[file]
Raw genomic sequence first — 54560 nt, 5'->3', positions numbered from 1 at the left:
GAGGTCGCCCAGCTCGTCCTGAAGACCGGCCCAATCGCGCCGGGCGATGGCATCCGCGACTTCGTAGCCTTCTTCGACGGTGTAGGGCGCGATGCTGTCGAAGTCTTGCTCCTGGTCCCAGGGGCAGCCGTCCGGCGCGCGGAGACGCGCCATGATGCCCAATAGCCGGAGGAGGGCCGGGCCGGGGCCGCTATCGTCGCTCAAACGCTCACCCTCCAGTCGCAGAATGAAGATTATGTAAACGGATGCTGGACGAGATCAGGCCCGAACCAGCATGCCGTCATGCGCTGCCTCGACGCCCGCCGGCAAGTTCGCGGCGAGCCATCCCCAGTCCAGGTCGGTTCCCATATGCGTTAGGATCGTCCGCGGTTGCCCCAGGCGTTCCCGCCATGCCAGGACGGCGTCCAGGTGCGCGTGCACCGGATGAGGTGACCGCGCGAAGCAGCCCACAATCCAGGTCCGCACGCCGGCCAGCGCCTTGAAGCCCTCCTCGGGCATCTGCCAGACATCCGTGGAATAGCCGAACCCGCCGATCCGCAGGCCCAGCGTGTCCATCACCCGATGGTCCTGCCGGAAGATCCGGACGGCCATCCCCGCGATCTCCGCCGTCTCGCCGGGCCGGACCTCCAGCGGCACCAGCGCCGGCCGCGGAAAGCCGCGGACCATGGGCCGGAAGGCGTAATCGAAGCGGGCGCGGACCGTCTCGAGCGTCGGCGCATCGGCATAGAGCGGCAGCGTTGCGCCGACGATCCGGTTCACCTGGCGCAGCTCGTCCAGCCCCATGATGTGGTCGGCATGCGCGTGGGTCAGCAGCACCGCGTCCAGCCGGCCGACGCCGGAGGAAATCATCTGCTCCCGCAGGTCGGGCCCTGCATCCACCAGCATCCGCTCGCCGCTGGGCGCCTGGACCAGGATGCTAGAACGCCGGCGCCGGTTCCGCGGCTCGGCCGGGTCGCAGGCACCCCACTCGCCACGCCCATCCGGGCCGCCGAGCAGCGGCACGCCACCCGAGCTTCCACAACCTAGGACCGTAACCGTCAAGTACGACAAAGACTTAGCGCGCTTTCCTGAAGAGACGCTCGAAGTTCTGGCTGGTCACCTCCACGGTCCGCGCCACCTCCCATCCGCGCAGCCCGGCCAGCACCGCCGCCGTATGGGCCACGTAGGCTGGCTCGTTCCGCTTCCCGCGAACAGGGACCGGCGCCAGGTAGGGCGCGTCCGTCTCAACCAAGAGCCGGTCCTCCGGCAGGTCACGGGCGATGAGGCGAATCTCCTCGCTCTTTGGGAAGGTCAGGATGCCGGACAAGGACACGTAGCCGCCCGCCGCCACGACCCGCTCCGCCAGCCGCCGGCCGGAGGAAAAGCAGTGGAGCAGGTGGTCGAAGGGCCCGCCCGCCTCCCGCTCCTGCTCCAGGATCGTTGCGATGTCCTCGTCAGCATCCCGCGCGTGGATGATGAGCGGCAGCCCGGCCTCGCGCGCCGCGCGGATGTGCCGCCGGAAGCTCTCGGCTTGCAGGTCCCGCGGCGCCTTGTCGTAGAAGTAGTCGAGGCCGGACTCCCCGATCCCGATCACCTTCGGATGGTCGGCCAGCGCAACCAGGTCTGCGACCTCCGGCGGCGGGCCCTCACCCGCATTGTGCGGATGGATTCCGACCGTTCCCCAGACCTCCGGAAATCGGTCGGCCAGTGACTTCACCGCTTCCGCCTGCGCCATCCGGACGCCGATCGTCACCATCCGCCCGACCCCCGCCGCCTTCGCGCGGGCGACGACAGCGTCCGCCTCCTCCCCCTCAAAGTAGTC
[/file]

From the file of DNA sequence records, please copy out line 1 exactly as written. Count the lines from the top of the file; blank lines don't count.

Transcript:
Raw genomic sequence first — 54560 nt, 5'->3', positions numbered from 1 at the left: